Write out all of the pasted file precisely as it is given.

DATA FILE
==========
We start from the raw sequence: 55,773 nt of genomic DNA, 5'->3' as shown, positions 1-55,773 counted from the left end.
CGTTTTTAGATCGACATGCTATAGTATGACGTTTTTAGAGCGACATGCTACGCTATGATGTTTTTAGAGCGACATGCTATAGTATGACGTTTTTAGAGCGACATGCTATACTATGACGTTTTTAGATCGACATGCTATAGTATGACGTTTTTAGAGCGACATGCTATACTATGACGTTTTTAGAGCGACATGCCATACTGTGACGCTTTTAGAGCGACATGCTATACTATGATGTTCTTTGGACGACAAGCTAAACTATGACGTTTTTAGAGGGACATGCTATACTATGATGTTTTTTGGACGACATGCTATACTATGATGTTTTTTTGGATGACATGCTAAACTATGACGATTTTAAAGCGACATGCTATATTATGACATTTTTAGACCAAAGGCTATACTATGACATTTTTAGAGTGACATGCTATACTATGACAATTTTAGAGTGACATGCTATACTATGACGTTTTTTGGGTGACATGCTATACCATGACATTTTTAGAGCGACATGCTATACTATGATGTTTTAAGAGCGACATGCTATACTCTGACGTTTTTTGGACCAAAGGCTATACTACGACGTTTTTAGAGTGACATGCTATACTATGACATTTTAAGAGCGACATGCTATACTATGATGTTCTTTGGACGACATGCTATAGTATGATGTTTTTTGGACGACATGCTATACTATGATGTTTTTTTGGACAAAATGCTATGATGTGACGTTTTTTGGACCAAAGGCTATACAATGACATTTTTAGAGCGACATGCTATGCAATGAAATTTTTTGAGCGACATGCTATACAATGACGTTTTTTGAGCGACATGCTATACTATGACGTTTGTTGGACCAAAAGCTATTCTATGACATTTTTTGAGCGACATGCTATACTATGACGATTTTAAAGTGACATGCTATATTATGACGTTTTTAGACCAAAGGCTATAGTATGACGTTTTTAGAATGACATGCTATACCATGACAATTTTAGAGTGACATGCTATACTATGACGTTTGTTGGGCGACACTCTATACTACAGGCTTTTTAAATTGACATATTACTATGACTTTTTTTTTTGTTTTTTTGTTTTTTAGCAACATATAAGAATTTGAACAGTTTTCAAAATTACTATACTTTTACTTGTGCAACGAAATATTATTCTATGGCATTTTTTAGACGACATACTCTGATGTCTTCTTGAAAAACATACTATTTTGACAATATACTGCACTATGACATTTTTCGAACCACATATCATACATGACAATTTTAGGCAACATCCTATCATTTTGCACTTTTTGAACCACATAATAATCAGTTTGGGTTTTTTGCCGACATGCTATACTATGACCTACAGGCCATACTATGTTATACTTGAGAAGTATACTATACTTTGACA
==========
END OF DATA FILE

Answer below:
We start from the raw sequence: 55,773 nt of genomic DNA, 5'->3' as shown, positions 1-55,773 counted from the left end.
CGTTTTTAGATCGACATGCTATAGTATGACGTTTTTAGAGCGACATGCTACGCTATGATGTTTTTAGAGCGACATGCTATAGTATGACGTTTTTAGAGCGACATGCTATACTATGACGTTTTTAGATCGACATGCTATAGTATGACGTTTTTAGAGCGACATGCTATACTATGACGTTTTTAGAGCGACATGCCATACTGTGACGCTTTTAGAGCGACATGCTATACTATGATGTTCTTTGGACGACAAGCTAAACTATGACGTTTTTAGAGGGACATGCTATACTATGATGTTTTTTGGACGACATGCTATACTATGATGTTTTTTTGGATGACATGCTAAACTATGACGATTTTAAAGCGACATGCTATATTATGACATTTTTAGACCAAAGGCTATACTATGACATTTTTAGAGTGACATGCTATACTATGACAATTTTAGAGTGACATGCTATACTATGACGTTTTTTGGGTGACATGCTATACCATGACATTTTTAGAGCGACATGCTATACTATGATGTTTTAAGAGCGACATGCTATACTCTGACGTTTTTTGGACCAAAGGCTATACTACGACGTTTTTAGAGTGACATGCTATACTATGACATTTTAAGAGCGACATGCTATACTATGATGTTCTTTGGACGACATGCTATAGTATGATGTTTTTTGGACGACATGCTATACTATGATGTTTTTTTGGACAAAATGCTATGATGTGACGTTTTTTGGACCAAAGGCTATACAATGACATTTTTAGAGCGACATGCTATGCAATGAAATTTTTTGAGCGACATGCTATACAATGACGTTTTTTGAGCGACATGCTATACTATGACGTTTGTTGGACCAAAAGCTATTCTATGACATTTTTTGAGCGACATGCTATACTATGACGATTTTAAAGTGACATGCTATATTATGACGTTTTTAGACCAAAGGCTATAGTATGACGTTTTTAGAATGACATGCTATACCATGACAATTTTAGAGTGACATGCTATACTATGACGTTTGTTGGGCGACACTCTATACTACAGGCTTTTTAAATTGACATATTACTATGACTTTTTTTTTTGTTTTTTTGTTTTTTAGCAACATATAAGAATTTGAACAGTTTTCAAAATTACTATACTTTTACTTGTGCAACGAAATATTATTCTATGGCATTTTTTAGACGACATACTCTGATGTCTTCTTGAAAAACATACTATTTTGACAATATACTGCACTATGACATTTTTCGAACCACATATCATACATGACAATTTTAGGCAACATCCTATCATTTTGCACTTTTTGAACCACATAATAATCAGTTTGGGTTTTTTGCCGACATGCTATACTATGACCTACAGGCCATACTATGTTATACTTGAGAAGTATACTATACTTTGACA